It was time to sell the male calves and Darrell organised his son to help him round them up. They arrived early in the morning on their horses with several kelpies at their heels. From the house verandah we watched them work. Whistling commands to the dogs they surrounded the cows into a bunch and with more whistles the dogs somehow knew which beast they were to cut from the mob. Once separated, the steers walked, guided by the dogs, up the road to the yards at Darrell’s daughter’s place. Here they were yarded and waited, with a mob of other cattle, for the truck to transport them to market.
Despite not having named them, I hated to think of them going to market for butchering. Darrell assured me that they would be bought by someone who would fatten them for the Japanese market. This made me feel a little better to think that they had a bit more time to enjoy the blue sky and chewing the cud.
“Yuse got to build yerselves yards.”
“Why?” I asked Darrell innocently.
“Now yers got cows you gotta drench ’em, inject ’em and it’ll make it easy to get ’em on and off the truck when it’s time to sell ’em ‘n’ it’s easier than walkin’ em up the road.”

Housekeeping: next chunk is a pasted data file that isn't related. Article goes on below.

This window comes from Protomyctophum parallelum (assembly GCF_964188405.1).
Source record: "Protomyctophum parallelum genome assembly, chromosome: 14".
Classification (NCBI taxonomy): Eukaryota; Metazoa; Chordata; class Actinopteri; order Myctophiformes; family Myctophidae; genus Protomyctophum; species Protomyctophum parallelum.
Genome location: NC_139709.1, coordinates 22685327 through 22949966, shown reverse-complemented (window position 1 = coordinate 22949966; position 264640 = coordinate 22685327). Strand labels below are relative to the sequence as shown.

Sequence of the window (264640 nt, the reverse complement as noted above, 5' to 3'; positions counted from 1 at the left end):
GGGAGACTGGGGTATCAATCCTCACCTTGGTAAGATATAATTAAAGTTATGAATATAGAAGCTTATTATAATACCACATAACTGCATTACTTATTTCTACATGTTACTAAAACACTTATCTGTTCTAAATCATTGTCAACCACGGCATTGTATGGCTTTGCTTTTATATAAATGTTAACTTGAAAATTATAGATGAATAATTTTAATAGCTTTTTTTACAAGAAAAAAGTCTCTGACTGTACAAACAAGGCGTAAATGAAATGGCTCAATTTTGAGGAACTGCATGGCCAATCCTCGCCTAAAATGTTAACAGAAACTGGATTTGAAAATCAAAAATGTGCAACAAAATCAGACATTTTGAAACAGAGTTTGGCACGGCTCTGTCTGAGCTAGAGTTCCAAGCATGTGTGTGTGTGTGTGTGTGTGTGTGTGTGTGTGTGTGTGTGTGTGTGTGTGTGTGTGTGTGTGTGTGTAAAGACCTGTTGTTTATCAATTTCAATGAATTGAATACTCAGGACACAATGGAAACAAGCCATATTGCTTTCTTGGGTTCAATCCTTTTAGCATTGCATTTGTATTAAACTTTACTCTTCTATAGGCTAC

“What do you have to drench and inject them for?” I was starting to dread my involvement in the process I knew absolutely nothing about.
“ Worms. All kinds of worms. You got hair worms. They attack the small intestine. Then youse got the brown stomach worm, and the barbers pole worm and another couple as well. Yuse know cows ain’t like us. They got 4 stomachs. Grass is too hard to digest so they vomit it and chew it and swallow it and do it over again ’til eventually it gets to the fourth stomach which is like our stomach and from there to the bowel.”
“ What do we have to do to build yards?” Rod brought the subject back to its starting point in one of Darrell’s long breaks in conversation.
“You should buy a crush and we’ll build the yards and the race ourselves. I’ll help youse.”
“Why do we need a crush?” Rod asked.
“Cause youse got to do things to the cows, and youse got to look at them regular like and if youse got to get the vet to come he won’t look at ’em unless youse got them in a crush.”
We started looking for a reasonably priced crush. In Gloucester they were all expensive and we were finding our farm was walking money out the gate and not bringing anything in. We finally located a steel one in Tamworth that delivered it to us for considerably less than we could buy one for in Taree. We paid the money and awaited its delivery.